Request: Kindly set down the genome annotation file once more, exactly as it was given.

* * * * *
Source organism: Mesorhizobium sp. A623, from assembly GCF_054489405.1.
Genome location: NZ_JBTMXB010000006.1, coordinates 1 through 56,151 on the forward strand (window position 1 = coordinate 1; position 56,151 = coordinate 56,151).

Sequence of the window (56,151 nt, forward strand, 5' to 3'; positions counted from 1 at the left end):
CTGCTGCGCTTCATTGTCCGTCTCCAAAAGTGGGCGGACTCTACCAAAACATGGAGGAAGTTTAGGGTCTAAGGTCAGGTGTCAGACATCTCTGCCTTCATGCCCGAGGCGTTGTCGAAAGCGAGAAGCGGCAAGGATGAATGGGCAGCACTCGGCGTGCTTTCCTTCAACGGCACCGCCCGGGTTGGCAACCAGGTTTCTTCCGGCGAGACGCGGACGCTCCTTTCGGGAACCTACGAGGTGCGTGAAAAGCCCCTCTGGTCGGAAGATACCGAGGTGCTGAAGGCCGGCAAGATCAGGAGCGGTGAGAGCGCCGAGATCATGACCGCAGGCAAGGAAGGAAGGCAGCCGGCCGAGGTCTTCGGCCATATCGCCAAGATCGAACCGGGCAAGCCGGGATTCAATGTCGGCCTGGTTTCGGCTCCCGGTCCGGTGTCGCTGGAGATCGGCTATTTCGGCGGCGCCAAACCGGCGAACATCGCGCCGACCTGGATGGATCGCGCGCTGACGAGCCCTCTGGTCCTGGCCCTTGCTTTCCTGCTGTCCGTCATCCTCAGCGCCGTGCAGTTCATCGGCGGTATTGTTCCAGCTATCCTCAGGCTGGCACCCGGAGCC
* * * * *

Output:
Source organism: Mesorhizobium sp. A623, from assembly GCF_054489405.1.
Genome location: NZ_JBTMXB010000006.1, coordinates 1 through 56,151 on the forward strand (window position 1 = coordinate 1; position 56,151 = coordinate 56,151).

Sequence of the window (56,151 nt, forward strand, 5' to 3'; positions counted from 1 at the left end):
CTGCTGCGCTTCATTGTCCGTCTCCAAAAGTGGGCGGACTCTACCAAAACATGGAGGAAGTTTAGGGTCTAAGGTCAGGTGTCAGACATCTCTGCCTTCATGCCCGAGGCGTTGTCGAAAGCGAGAAGCGGCAAGGATGAATGGGCAGCACTCGGCGTGCTTTCCTTCAACGGCACCGCCCGGGTTGGCAACCAGGTTTCTTCCGGCGAGACGCGGACGCTCCTTTCGGGAACCTACGAGGTGCGTGAAAAGCCCCTCTGGTCGGAAGATACCGAGGTGCTGAAGGCCGGCAAGATCAGGAGCGGTGAGAGCGCCGAGATCATGACCGCAGGCAAGGAAGGAAGGCAGCCGGCCGAGGTCTTCGGCCATATCGCCAAGATCGAACCGGGCAAGCCGGGATTCAATGTCGGCCTGGTTTCGGCTCCCGGTCCGGTGTCGCTGGAGATCGGCTATTTCGGCGGCGCCAAACCGGCGAACATCGCGCCGACCTGGATGGATCGCGCGCTGACGAGCCCTCTGGTCCTGGCCCTTGCTTTCCTGCTGTCCGTCATCCTCAGCGCCGTGCAGTTCATCGGCGGTATTGTTCCAGCTATCCTCAGGCTGGCACCCGGAGCC